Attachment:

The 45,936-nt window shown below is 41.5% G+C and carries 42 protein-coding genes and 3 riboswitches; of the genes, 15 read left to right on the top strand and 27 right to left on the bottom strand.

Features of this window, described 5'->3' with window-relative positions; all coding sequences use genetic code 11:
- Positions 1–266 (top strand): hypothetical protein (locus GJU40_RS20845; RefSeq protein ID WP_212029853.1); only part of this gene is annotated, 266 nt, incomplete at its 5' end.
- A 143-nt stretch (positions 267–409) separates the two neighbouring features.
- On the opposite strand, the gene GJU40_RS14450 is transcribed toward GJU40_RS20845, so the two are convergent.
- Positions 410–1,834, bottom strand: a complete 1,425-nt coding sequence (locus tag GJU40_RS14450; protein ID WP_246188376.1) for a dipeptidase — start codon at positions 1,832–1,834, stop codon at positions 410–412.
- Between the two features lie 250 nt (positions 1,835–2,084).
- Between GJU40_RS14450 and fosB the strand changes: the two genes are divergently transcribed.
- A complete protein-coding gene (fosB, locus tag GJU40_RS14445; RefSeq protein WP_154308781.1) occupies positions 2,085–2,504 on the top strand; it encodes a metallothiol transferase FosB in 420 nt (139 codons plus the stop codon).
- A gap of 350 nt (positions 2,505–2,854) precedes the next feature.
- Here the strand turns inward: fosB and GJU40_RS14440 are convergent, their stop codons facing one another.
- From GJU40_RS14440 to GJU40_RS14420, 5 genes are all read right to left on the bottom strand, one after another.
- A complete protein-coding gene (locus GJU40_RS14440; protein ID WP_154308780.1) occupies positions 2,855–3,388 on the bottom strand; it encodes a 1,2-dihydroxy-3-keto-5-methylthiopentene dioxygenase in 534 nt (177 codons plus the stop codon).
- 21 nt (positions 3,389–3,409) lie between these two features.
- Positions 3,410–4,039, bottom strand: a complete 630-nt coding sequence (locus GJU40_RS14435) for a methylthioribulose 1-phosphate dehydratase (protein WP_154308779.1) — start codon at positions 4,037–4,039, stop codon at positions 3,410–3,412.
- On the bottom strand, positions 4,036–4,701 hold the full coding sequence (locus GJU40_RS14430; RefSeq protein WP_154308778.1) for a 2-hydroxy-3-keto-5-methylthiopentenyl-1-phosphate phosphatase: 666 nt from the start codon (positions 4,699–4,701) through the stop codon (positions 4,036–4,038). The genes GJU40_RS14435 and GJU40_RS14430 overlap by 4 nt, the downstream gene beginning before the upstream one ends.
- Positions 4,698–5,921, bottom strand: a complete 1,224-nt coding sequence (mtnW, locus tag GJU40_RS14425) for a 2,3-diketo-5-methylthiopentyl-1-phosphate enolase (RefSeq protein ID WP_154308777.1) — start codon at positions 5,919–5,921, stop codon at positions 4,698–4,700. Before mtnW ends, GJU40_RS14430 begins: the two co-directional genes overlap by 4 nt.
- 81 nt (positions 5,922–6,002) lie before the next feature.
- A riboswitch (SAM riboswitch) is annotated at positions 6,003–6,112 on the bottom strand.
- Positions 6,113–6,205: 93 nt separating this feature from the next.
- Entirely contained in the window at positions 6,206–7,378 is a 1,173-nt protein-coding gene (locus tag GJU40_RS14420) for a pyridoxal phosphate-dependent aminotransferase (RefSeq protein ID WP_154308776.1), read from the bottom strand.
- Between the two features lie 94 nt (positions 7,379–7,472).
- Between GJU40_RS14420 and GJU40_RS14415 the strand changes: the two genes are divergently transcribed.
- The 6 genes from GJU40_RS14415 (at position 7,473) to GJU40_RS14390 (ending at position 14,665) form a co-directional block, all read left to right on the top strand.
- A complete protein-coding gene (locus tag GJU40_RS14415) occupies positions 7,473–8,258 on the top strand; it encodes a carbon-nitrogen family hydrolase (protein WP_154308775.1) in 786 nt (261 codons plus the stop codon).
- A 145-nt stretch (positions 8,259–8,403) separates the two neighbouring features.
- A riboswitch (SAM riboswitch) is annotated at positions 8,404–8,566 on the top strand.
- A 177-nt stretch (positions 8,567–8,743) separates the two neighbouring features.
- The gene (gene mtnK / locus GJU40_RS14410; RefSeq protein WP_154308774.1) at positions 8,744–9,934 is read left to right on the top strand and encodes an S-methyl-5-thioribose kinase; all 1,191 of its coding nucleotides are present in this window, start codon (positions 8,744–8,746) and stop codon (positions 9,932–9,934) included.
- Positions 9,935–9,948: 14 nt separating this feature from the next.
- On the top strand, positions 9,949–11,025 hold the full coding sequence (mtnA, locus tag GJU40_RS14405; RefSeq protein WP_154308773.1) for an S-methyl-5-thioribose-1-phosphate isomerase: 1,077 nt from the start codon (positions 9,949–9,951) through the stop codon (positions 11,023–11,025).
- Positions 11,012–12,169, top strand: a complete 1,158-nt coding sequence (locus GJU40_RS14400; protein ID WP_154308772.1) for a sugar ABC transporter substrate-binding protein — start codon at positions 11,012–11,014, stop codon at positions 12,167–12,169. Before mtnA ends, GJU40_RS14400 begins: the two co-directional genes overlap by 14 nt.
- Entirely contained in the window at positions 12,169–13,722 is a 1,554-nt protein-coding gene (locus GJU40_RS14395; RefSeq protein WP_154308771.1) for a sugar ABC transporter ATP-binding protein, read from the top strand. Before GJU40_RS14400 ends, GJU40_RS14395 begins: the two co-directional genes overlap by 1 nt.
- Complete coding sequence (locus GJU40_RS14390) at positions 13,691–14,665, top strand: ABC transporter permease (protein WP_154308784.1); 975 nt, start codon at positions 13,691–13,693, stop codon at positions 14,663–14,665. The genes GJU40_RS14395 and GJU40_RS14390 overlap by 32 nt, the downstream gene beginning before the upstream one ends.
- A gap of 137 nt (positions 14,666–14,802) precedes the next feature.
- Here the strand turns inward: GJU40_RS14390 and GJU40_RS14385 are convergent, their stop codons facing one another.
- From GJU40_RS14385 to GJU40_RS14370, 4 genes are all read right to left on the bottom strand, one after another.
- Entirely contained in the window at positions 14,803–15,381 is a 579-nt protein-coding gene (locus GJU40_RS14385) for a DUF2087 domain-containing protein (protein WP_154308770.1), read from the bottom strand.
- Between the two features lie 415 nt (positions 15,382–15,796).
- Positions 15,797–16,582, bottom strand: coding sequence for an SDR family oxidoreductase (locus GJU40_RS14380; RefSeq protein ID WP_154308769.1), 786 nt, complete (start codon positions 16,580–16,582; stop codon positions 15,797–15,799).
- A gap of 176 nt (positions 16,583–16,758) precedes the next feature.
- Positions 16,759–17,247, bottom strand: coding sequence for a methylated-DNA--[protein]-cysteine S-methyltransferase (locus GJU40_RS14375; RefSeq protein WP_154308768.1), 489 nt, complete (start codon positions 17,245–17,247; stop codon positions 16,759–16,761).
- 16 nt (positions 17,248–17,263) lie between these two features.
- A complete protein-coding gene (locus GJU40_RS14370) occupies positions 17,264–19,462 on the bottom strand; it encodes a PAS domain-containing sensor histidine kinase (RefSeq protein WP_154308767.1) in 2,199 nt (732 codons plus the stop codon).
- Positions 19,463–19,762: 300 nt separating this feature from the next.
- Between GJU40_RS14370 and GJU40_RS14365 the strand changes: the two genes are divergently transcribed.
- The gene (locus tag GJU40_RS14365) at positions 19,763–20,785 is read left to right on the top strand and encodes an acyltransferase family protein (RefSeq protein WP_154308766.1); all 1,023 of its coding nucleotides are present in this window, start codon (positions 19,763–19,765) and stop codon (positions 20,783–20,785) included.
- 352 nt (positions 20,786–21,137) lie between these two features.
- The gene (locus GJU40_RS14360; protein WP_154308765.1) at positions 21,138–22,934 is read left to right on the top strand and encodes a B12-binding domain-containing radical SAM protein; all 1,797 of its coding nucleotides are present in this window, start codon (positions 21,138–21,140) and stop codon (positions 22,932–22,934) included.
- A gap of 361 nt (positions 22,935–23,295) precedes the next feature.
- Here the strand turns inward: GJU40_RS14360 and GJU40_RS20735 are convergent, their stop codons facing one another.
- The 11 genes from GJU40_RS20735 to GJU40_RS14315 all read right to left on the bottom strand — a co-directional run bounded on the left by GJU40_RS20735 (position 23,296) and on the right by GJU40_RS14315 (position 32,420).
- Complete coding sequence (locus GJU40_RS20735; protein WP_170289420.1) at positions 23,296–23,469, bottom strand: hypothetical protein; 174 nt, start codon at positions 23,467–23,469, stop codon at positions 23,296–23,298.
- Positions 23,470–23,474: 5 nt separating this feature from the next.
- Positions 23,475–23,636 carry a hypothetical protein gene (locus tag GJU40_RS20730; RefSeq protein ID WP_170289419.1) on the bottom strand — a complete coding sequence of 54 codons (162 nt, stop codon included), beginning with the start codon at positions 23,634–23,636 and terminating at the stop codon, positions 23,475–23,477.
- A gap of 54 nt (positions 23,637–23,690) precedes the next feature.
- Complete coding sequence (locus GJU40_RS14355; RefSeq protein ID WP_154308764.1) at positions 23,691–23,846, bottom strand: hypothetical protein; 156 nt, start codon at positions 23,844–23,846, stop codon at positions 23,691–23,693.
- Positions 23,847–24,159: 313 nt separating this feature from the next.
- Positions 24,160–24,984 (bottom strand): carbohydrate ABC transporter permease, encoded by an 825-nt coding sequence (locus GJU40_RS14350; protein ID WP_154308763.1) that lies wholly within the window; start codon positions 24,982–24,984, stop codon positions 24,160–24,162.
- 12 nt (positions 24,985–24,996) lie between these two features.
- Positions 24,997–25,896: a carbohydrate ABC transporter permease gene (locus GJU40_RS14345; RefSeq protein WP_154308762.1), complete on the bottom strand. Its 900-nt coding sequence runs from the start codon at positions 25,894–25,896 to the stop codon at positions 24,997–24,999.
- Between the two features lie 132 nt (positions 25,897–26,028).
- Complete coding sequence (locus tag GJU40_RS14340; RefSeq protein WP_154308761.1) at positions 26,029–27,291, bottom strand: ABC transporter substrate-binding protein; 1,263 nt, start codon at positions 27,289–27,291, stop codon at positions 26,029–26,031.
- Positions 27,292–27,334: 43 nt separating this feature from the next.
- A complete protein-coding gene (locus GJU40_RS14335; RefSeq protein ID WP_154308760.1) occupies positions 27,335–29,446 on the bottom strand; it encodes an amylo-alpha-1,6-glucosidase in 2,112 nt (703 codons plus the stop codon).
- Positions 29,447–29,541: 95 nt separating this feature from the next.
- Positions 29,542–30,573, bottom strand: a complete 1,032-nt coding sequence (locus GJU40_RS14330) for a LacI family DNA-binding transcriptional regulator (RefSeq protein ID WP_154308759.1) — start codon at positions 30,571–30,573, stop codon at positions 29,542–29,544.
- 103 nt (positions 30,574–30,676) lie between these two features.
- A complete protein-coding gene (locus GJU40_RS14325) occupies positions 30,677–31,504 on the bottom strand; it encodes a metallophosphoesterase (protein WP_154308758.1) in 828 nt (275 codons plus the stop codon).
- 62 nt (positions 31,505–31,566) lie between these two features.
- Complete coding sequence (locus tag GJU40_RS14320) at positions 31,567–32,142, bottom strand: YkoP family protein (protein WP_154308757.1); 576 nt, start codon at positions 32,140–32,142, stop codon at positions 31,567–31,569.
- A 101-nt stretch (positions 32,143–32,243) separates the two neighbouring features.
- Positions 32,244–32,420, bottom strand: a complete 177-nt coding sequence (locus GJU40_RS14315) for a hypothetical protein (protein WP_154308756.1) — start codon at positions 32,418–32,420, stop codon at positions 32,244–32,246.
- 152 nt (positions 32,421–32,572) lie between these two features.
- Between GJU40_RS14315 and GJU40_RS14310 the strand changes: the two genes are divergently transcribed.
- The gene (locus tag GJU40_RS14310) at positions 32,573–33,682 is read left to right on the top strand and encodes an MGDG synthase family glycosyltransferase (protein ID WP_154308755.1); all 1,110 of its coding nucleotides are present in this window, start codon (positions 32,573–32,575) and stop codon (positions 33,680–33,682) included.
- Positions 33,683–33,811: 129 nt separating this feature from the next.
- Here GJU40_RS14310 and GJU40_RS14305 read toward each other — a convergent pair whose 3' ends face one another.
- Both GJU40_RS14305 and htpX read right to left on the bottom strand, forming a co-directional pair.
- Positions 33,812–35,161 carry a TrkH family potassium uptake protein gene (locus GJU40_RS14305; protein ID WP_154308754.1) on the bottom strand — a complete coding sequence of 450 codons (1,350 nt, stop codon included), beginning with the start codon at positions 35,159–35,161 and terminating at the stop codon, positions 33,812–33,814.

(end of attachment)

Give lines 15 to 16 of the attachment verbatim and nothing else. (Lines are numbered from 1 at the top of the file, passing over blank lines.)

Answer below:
- Positions 3,410–4,039, bottom strand: a complete 630-nt coding sequence (locus GJU40_RS14435) for a methylthioribulose 1-phosphate dehydratase (protein WP_154308779.1) — start codon at positions 4,037–4,039, stop codon at positions 3,410–3,412.
- On the bottom strand, positions 4,036–4,701 hold the full coding sequence (locus GJU40_RS14430; RefSeq protein WP_154308778.1) for a 2-hydroxy-3-keto-5-methylthiopentenyl-1-phosphate phosphatase: 666 nt from the start codon (positions 4,699–4,701) through the stop codon (positions 4,036–4,038). The genes GJU40_RS14435 and GJU40_RS14430 overlap by 4 nt, the downstream gene beginning before the upstream one ends.